The dreadful conundrum facing Louisiana's oil-drenched future is reflected in the following Manuel Torres editorial in The Times-Picayune. Big Oil's economic impact on the state gives it carte blanche to run roughshod over all opposition. If drilling cannot be done safely, the writer implies, it needs to be done anyway because jobs are involved. But what about all the livelihoods, and the way of life, being destroyed by this industry, which will ony exist at the most for a few decades more in the most optimistic of assessments?
Here's the column:
Louisianians understand that deepwater drilling is central to our economy; we know that the jobs provided by this industry go far beyond those on the rigs themselves -- more than twice as many people in oil-related jobs earn their livings on tugboats and supply boats and in shipyards, helipads, catering kitchens and other places on shore.
It doesn't take an economist to see what shutting down the rigs for half a year will do to all those jobs and the people who hold them.
But President Barack Obama doesn't seem to get it. His administration fails to grasp how Louisiana's economy works or what the six-month halt to exploratory drilling that the White House has ordered will do to people who earn their living from this critical activity. Either that, or his administration is determined to disregard the economic annihilation that its shutdown will cause.
The announcement this week of a $100 million compensation fund for rig workers affected by the moratorium is striking proof of this administration's myopia. In all, 18,000 to 24,000 jobs related to the 30 shuttered rigs across the Gulf are in jeopardy from the drilling moratorium. But this fund, which BP agreed to provide, targets only 6,000 to 8,000 Gulf Coast residents who work on the rigs themselves. Those workers make an average of $2,400 a week, counting benefits, which means the fund could dry up in as little as six weeks, with months left before the moratorium ends.
According to the LSU Center for Energy Studies, Louisiana residents account for 3,339 of rig workers who are likely to lose their jobs, but another 7,656 Louisianians who work in jobs related to drilling also face likely layoffs. That's 10,955 people who stand to lose their source of income, joining the fishers, shrimpers, oyster harvesters, charter boat operators, seafood processors, restaurateurs and many others whose livelihoods have already succumbed to the oil spill.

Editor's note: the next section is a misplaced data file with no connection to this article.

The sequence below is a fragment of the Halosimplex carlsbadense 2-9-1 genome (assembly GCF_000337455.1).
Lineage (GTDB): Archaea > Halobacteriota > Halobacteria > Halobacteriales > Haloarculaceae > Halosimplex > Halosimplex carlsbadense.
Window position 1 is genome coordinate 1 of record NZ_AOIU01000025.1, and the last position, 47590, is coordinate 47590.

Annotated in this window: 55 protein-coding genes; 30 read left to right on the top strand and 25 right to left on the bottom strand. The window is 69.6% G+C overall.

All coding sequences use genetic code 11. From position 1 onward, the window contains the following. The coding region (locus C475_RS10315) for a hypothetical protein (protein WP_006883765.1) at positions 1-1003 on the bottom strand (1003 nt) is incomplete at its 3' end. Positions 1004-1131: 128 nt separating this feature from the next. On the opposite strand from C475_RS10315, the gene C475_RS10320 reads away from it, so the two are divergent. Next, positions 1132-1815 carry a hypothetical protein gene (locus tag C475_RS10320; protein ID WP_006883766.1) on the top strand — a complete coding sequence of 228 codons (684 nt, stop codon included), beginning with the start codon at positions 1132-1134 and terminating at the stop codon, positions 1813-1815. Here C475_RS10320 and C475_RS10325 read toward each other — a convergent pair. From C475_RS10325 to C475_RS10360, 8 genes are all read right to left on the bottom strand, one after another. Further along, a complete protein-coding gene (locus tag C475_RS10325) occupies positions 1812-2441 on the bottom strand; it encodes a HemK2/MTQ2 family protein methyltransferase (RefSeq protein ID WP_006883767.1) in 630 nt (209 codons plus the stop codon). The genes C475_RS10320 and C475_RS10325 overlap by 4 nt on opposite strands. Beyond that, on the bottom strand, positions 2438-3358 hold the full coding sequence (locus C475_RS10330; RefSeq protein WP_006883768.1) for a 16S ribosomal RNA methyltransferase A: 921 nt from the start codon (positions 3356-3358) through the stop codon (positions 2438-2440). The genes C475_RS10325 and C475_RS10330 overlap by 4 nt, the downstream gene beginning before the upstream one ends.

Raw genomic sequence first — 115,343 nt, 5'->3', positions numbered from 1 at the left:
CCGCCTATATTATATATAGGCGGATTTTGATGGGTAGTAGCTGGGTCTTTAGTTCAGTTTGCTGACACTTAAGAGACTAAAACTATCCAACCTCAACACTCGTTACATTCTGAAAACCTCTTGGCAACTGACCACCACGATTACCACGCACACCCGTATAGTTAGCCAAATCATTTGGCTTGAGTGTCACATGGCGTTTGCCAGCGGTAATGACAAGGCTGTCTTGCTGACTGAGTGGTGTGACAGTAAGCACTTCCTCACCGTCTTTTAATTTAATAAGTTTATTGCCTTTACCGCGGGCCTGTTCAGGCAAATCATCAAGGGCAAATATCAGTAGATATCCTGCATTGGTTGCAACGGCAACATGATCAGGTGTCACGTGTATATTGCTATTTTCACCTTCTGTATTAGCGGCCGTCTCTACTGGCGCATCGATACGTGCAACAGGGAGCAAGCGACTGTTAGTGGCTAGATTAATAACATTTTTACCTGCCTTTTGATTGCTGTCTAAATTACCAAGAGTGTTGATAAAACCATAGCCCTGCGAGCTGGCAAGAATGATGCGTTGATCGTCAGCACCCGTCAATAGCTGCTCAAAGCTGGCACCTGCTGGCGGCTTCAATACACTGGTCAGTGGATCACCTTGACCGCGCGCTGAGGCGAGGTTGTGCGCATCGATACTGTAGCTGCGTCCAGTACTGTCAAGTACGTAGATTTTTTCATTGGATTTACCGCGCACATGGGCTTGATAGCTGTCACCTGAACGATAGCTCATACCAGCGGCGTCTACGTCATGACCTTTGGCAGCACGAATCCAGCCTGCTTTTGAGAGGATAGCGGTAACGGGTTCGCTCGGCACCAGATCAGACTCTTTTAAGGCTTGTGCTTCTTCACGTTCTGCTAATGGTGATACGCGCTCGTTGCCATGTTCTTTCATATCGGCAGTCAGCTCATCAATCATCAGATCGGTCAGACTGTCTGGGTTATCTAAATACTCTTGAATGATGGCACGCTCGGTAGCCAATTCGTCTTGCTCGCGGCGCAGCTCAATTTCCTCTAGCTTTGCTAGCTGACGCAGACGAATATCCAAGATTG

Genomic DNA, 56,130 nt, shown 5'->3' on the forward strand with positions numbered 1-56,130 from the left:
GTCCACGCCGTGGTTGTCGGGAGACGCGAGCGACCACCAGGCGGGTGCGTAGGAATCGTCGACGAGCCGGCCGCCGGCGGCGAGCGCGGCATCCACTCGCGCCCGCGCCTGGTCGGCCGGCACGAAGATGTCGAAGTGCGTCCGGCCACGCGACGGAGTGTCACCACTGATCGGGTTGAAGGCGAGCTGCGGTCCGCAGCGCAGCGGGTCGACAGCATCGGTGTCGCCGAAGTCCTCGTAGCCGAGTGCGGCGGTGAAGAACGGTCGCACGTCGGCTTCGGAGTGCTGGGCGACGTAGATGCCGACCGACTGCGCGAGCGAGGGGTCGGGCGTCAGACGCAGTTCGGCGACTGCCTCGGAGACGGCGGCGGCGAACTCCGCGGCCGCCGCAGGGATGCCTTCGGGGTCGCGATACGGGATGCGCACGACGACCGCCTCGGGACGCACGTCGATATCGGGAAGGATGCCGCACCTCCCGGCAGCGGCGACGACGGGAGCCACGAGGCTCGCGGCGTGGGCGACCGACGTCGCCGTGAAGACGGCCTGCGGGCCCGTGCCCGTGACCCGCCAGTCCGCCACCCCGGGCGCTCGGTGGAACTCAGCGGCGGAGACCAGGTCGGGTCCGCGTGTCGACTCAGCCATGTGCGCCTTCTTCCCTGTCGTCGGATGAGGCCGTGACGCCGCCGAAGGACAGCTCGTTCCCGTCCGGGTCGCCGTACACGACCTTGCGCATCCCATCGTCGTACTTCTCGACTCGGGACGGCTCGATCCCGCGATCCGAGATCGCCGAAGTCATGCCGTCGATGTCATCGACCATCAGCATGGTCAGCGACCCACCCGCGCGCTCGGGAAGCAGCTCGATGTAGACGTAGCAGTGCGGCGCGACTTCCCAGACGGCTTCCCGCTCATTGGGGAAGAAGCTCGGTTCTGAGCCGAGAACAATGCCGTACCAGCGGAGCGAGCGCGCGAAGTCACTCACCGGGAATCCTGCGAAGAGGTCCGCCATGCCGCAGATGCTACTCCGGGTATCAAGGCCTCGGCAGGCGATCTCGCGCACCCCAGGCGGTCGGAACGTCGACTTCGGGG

The Obama administration succeeded in persuading BP to set up a $20 billion compensation fund for economic losses caused by this unprecedented disaster, and that's a crucial step toward ensuring our recovery from this environmental nightmare. But it remains unclear whether workers left in the lurch by the moratorium will be able to get help from this fund.
Nor will the damage end when the moratorium is over. The harsh reality is that many deepwater rigs are likely to abandon the Gulf of Mexico for places like Brazil and western Africa. After spending millions to move a rig, it's unlikely that a company will rush back to the Gulf. That leaves support workers with little prospect of getting their jobs back. Over half of rig workers could keep their jobs if they are willing to endure greater separations of time and distance from their families. But the rest won't be given that choice.
President Obama said that he stressed the plight of Gulf Coast families in a private conversation with BP Chairman Carl-Henric Svanberg.
"A lot of these folks don't have a cushion,'' the president said he told the chairman. "They were coming off Rita and Katrina, coming off the worst economy that this country has seen since the Great Depression, and this season was going to be the season where they were going to be bouncing back.''
Understanding the human face of those affected by the oil spill is vital, and President Obama was right to make that point in his meeting with BP officials. But Louisiana and other Gulf Coast residents whose jobs are now imperiled by their own government's action deserve no less from the president. They, too, lived through the storms of 2005. They, too, have struggled through a tough economy. Moreover, workers in jobs that support drilling make less money than those who work on the rigs. Now they face the prospect of joblessness, and so far, all that most of them can count on when the pink slips arrive is an unemployment check from the state.
President Obama has not heeded the voices urging him to reconsider the scope of the moratorium. Those include engineering and oil industry experts consulted by the administration, who are calling the broad moratorium a mistake that could cause more harm to the economy than the spill itself. They had endorsed different steps such as a moratorium on new drilling permits. They suggested a briefer halt at existing rigs, so that safety tests could be conducted.
That's still a viable strategy. A more nuanced approach would be far wiser and more compassionate than the punishing shutdown that the White House has ordered.
President Obama also needs to show that he's willing to learn about Louisiana's economic underpinnings. He missed an opportunity when he failed to appoint someone with that kind of knowledge to the commission that is investigating the BP spill.
Louisianians also need clarity on whether the $20 billion compensation fund will encompass losses caused by the moratorium. The White House has said that it expects BP to pay all claims for lost wages related to the moratorium.
At the very least, Gulf Coast oil industry workers who are worried about how they will pay their bills without jobs should have the assurance that their losses will be treated no differently than those of their neighbors.